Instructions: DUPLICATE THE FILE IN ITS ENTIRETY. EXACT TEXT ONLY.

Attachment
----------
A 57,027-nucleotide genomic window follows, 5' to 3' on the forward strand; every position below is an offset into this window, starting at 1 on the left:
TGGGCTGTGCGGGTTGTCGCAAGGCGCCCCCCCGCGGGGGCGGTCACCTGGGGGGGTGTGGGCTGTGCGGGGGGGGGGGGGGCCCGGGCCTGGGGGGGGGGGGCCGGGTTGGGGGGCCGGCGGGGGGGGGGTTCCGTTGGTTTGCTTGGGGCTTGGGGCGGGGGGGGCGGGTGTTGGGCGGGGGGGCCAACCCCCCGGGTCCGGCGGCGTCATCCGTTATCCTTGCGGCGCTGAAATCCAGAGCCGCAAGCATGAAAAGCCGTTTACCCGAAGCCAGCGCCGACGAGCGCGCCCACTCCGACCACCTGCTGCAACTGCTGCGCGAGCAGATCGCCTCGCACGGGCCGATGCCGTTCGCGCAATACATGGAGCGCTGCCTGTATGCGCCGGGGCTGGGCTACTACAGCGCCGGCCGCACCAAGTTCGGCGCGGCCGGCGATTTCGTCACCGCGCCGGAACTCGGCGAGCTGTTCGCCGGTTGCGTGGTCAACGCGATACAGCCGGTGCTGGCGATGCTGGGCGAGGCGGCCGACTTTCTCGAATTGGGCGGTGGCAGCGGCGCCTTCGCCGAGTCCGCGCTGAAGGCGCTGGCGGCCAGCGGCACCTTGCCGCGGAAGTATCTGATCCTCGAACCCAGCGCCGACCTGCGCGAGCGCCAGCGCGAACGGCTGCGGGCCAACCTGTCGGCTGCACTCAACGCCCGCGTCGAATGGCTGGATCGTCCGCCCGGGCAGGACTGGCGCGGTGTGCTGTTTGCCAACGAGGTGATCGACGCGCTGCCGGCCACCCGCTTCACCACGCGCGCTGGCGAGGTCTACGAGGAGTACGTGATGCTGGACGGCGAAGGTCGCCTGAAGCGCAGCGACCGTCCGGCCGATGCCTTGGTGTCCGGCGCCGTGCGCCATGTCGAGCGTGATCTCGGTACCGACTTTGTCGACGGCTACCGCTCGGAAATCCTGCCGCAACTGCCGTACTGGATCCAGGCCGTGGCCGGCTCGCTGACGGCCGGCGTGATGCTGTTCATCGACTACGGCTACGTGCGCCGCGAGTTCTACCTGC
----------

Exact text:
A 57,027-nucleotide genomic window follows, 5' to 3' on the forward strand; every position below is an offset into this window, starting at 1 on the left:
TGGGCTGTGCGGGTTGTCGCAAGGCGCCCCCCCGCGGGGGCGGTCACCTGGGGGGGTGTGGGCTGTGCGGGGGGGGGGGGGGCCCGGGCCTGGGGGGGGGGGGCCGGGTTGGGGGGCCGGCGGGGGGGGGGTTCCGTTGGTTTGCTTGGGGCTTGGGGCGGGGGGGGCGGGTGTTGGGCGGGGGGGCCAACCCCCCGGGTCCGGCGGCGTCATCCGTTATCCTTGCGGCGCTGAAATCCAGAGCCGCAAGCATGAAAAGCCGTTTACCCGAAGCCAGCGCCGACGAGCGCGCCCACTCCGACCACCTGCTGCAACTGCTGCGCGAGCAGATCGCCTCGCACGGGCCGATGCCGTTCGCGCAATACATGGAGCGCTGCCTGTATGCGCCGGGGCTGGGCTACTACAGCGCCGGCCGCACCAAGTTCGGCGCGGCCGGCGATTTCGTCACCGCGCCGGAACTCGGCGAGCTGTTCGCCGGTTGCGTGGTCAACGCGATACAGCCGGTGCTGGCGATGCTGGGCGAGGCGGCCGACTTTCTCGAATTGGGCGGTGGCAGCGGCGCCTTCGCCGAGTCCGCGCTGAAGGCGCTGGCGGCCAGCGGCACCTTGCCGCGGAAGTATCTGATCCTCGAACCCAGCGCCGACCTGCGCGAGCGCCAGCGCGAACGGCTGCGGGCCAACCTGTCGGCTGCACTCAACGCCCGCGTCGAATGGCTGGATCGTCCGCCCGGGCAGGACTGGCGCGGTGTGCTGTTTGCCAACGAGGTGATCGACGCGCTGCCGGCCACCCGCTTCACCACGCGCGCTGGCGAGGTCTACGAGGAGTACGTGATGCTGGACGGCGAAGGTCGCCTGAAGCGCAGCGACCGTCCGGCCGATGCCTTGGTGTCCGGCGCCGTGCGCCATGTCGAGCGTGATCTCGGTACCGACTTTGTCGACGGCTACCGCTCGGAAATCCTGCCGCAACTGCCGTACTGGATCCAGGCCGTGGCCGGCTCGCTGACGGCCGGCGTGATGCTGTTCATCGACTACGGCTACGTGCGCCGCGAGTTCTACCTGC